Making an Offer: It’s Not All About the Money

Sep 30, 2014

Sometimes recruiters think that if they get the most money for the candidate, then the candidate will accept. But it’s not all about money, but more about making the candidate feel like they have a say in the hiring process and addressing their financial needs

When it comes to keeping a candidate engaged in the offer process, it’s the recruiter’s job to accommodate the candidate’s needs if possible. For example, some recruiters have had candidates who counter even the smallest things, like working from home from one day a week to two days, an extended start date, a flexible schedule, etc. Should the recruiter review and listen to what the candidate lists as needs vs. wants? Absolutely! Should the recruiter feel obligated to get them everything on that list? No; but a good recruiter will try to do their best to make sure the candidate feels like they are being heard. The candidate wants to feel like they have a say in the offer process and that the recruiter is looking out for their best interest.

When negotiating with a candidate, the recruiter needs to have a few points kept in mind:

  1. Can I afford this candidate? If not, then be honest with the candidate up front before wasting their time and yours. But don’t let them go so easily. Make sure you explain the benefits and total compensation package before they back out of the process. You never know if they are taking a step back in their career due to a work/life balance or other reasons, so don’t just assume.
  2. What are the deciding factors for this candidate to relocate? Are they looking to move closer to family? Or live by the ocean for medical reasons? Don’t just reject a candidate because you think you have to pay them to relocate. Ask them if they already moved. Many candidates will move themselves even if there isn’t a budget in your department for relocation.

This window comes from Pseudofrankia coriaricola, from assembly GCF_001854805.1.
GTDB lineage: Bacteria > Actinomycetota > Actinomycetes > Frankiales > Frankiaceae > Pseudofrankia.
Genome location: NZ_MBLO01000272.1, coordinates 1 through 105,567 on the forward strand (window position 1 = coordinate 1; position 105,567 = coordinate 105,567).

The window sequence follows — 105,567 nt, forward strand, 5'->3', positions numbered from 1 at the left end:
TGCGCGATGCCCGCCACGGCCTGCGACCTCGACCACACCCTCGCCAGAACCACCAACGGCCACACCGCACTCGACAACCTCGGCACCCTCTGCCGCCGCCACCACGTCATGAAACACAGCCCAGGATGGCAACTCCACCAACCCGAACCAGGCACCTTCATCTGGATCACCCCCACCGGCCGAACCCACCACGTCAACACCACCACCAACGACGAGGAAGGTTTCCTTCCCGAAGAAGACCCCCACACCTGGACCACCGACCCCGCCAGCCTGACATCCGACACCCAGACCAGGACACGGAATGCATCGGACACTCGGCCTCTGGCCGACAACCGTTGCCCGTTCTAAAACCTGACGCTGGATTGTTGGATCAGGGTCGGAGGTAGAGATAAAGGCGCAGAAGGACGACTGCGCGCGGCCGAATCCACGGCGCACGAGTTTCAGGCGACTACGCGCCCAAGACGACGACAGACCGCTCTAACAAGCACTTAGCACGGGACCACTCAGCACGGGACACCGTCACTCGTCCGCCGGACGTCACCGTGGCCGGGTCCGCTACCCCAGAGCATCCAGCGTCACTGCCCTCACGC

3. If this person is too expensive, chances are they would know someone who is a duplicate of them but less experienced and in your budget. Make sure, before getting of the phone with the candidate, that you ask for referrals. The candidate will be more than happy to stay in touch with you in the mean time for a more advanced position.

The end result of listening to your candidate, giving them a fair offer, and keeping them part of the entire process of the negotiations will win them over almost every time.

Just remember: It’s not all about the money or perks. It is about how you made them feel during the offer process that can give you the edge over another offer from the competition.

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